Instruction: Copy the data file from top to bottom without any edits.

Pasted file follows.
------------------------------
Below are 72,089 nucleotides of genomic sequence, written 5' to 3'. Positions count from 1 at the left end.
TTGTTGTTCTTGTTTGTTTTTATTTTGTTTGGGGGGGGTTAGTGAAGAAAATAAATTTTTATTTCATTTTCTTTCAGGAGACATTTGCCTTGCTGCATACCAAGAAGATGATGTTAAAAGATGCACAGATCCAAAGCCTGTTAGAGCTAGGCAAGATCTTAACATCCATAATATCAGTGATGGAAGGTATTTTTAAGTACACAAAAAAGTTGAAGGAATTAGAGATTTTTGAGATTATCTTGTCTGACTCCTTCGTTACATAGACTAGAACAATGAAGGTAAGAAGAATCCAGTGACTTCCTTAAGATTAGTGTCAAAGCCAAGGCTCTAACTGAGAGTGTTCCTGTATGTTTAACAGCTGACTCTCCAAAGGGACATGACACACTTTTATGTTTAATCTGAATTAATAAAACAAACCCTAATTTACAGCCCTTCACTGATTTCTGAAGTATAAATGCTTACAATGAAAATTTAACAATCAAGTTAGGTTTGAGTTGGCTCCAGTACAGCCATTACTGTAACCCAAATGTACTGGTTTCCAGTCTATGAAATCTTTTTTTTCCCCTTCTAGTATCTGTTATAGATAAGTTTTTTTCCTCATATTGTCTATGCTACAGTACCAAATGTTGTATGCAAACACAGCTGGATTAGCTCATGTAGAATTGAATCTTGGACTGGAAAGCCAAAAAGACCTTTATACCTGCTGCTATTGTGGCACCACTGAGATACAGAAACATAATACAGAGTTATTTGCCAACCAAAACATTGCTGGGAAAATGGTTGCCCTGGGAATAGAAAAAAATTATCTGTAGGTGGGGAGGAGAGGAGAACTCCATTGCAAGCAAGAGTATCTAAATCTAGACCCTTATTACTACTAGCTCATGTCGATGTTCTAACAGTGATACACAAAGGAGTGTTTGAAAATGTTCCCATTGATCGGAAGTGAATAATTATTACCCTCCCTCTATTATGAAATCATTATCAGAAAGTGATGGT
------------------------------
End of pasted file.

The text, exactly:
Below are 72,089 nucleotides of genomic sequence, written 5' to 3'. Positions count from 1 at the left end.
TTGTTGTTCTTGTTTGTTTTTATTTTGTTTGGGGGGGGTTAGTGAAGAAAATAAATTTTTATTTCATTTTCTTTCAGGAGACATTTGCCTTGCTGCATACCAAGAAGATGATGTTAAAAGATGCACAGATCCAAAGCCTGTTAGAGCTAGGCAAGATCTTAACATCCATAATATCAGTGATGGAAGGTATTTTTAAGTACACAAAAAAGTTGAAGGAATTAGAGATTTTTGAGATTATCTTGTCTGACTCCTTCGTTACATAGACTAGAACAATGAAGGTAAGAAGAATCCAGTGACTTCCTTAAGATTAGTGTCAAAGCCAAGGCTCTAACTGAGAGTGTTCCTGTATGTTTAACAGCTGACTCTCCAAAGGGACATGACACACTTTTATGTTTAATCTGAATTAATAAAACAAACCCTAATTTACAGCCCTTCACTGATTTCTGAAGTATAAATGCTTACAATGAAAATTTAACAATCAAGTTAGGTTTGAGTTGGCTCCAGTACAGCCATTACTGTAACCCAAATGTACTGGTTTCCAGTCTATGAAATCTTTTTTTTCCCCTTCTAGTATCTGTTATAGATAAGTTTTTTTCCTCATATTGTCTATGCTACAGTACCAAATGTTGTATGCAAACACAGCTGGATTAGCTCATGTAGAATTGAATCTTGGACTGGAAAGCCAAAAAGACCTTTATACCTGCTGCTATTGTGGCACCACTGAGATACAGAAACATAATACAGAGTTATTTGCCAACCAAAACATTGCTGGGAAAATGGTTGCCCTGGGAATAGAAAAAAATTATCTGTAGGTGGGGAGGAGAGGAGAACTCCATTGCAAGCAAGAGTATCTAAATCTAGACCCTTATTACTACTAGCTCATGTCGATGTTCTAACAGTGATACACAAAGGAGTGTTTGAAAATGTTCCCATTGATCGGAAGTGAATAATTATTACCCTCCCTCTATTATGAAATCATTATCAGAAAGTGATGGT